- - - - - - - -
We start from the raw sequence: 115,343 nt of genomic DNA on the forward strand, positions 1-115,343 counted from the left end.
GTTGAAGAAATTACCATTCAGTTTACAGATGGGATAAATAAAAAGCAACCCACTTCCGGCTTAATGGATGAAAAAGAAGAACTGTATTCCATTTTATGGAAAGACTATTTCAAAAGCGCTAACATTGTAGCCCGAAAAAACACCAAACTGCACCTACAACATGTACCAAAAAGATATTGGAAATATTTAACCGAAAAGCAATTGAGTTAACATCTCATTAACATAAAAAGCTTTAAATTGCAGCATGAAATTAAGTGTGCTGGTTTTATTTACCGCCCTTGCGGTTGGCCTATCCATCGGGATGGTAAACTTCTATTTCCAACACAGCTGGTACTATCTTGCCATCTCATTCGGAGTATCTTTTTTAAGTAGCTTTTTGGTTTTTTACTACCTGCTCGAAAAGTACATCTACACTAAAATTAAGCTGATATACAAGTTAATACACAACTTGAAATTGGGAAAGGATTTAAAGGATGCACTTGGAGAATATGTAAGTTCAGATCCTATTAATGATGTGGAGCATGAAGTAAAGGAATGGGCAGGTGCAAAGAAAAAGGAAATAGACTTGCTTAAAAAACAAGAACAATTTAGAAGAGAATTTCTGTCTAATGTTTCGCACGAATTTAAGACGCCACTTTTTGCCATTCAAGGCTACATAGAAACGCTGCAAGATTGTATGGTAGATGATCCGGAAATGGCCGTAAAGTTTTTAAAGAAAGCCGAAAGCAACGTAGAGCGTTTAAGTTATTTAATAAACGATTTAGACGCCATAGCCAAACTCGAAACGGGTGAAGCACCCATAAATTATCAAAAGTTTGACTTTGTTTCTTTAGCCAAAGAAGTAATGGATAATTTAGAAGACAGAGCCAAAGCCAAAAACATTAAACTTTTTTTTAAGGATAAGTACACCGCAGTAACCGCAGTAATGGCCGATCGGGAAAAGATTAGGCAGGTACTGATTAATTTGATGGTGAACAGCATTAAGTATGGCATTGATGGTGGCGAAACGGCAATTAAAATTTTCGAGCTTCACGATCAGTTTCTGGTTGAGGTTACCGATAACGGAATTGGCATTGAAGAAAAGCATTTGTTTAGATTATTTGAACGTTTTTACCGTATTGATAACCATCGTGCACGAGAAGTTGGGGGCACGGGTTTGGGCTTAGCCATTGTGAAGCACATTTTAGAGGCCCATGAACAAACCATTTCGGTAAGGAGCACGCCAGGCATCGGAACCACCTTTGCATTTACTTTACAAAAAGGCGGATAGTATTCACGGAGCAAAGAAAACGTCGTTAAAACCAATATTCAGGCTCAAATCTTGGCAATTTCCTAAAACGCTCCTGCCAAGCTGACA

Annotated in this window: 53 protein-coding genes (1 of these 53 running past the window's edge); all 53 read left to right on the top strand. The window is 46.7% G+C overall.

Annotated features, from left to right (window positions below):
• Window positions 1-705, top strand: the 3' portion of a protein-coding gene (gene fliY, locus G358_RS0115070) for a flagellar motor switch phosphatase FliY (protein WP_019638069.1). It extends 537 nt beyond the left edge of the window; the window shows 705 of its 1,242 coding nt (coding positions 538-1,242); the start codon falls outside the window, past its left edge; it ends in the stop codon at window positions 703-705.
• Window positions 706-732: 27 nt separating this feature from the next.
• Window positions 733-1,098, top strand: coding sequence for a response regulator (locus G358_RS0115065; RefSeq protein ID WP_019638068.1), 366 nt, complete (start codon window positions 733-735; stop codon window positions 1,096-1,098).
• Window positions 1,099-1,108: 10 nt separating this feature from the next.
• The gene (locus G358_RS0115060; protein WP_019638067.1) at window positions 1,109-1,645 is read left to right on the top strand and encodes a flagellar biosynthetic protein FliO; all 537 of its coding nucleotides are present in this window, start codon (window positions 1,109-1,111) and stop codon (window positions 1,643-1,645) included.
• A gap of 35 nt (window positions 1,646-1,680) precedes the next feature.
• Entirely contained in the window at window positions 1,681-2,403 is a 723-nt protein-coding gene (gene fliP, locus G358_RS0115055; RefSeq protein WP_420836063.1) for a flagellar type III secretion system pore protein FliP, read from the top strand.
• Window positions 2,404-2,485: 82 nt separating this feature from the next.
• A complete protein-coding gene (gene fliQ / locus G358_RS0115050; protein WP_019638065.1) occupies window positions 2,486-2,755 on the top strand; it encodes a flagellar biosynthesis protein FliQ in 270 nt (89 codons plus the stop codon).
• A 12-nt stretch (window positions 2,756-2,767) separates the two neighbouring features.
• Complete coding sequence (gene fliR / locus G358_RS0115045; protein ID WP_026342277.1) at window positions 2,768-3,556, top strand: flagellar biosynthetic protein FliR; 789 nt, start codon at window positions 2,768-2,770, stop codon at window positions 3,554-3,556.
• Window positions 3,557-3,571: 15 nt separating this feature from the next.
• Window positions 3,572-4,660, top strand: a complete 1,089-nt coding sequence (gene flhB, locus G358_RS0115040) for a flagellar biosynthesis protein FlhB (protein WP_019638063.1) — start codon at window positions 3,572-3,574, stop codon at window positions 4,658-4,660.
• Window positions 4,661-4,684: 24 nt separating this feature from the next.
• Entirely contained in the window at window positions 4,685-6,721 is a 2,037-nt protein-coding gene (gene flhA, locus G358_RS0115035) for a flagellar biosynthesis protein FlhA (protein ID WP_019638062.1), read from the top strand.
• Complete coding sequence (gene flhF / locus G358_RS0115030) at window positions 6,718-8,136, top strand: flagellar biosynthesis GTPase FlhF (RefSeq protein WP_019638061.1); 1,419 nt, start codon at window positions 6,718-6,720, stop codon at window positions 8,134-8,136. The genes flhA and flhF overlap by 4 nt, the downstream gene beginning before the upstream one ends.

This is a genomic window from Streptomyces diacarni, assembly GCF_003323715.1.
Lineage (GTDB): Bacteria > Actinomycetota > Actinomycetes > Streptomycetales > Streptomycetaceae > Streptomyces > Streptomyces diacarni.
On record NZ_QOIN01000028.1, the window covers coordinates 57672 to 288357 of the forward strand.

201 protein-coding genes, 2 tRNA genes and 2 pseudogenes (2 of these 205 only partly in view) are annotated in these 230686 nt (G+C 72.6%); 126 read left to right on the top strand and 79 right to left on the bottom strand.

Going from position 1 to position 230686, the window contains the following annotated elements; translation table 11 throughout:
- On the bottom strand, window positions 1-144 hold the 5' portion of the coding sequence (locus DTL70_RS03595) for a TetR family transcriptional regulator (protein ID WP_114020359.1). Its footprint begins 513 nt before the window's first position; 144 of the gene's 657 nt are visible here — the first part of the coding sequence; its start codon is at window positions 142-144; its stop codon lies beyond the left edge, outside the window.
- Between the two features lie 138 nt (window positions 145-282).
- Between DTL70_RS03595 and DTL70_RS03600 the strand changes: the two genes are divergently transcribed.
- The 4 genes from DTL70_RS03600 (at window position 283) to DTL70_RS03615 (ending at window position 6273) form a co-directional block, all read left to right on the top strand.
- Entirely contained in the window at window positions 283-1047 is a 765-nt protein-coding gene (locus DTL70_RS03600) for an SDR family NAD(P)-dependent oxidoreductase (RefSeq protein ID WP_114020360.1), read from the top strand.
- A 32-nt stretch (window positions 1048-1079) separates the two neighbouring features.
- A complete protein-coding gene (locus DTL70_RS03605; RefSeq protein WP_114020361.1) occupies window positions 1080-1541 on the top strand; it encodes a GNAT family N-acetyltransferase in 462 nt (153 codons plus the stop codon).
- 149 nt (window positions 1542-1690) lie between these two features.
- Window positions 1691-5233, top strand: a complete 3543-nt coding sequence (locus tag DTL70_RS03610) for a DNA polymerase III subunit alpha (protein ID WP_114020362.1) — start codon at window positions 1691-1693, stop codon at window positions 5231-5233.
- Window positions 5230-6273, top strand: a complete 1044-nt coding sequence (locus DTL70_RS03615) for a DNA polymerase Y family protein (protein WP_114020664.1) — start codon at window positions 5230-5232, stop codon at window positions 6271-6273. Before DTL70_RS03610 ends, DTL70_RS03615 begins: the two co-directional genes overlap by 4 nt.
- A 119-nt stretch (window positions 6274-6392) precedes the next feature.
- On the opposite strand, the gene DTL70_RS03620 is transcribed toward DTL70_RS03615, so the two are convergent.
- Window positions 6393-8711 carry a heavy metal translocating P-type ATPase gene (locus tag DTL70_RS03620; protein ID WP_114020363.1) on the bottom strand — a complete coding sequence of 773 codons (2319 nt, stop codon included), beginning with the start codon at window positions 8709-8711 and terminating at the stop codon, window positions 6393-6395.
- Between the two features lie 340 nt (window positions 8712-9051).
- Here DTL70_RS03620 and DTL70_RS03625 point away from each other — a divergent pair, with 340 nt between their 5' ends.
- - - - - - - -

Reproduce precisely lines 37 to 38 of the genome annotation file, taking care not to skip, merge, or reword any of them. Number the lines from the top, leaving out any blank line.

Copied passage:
- On the opposite strand, the gene DTL70_RS03620 is transcribed toward DTL70_RS03615, so the two are convergent.
- Window positions 6393-8711 carry a heavy metal translocating P-type ATPase gene (locus tag DTL70_RS03620; protein ID WP_114020363.1) on the bottom strand — a complete coding sequence of 773 codons (2319 nt, stop codon included), beginning with the start codon at window positions 8709-8711 and terminating at the stop codon, window positions 6393-6395.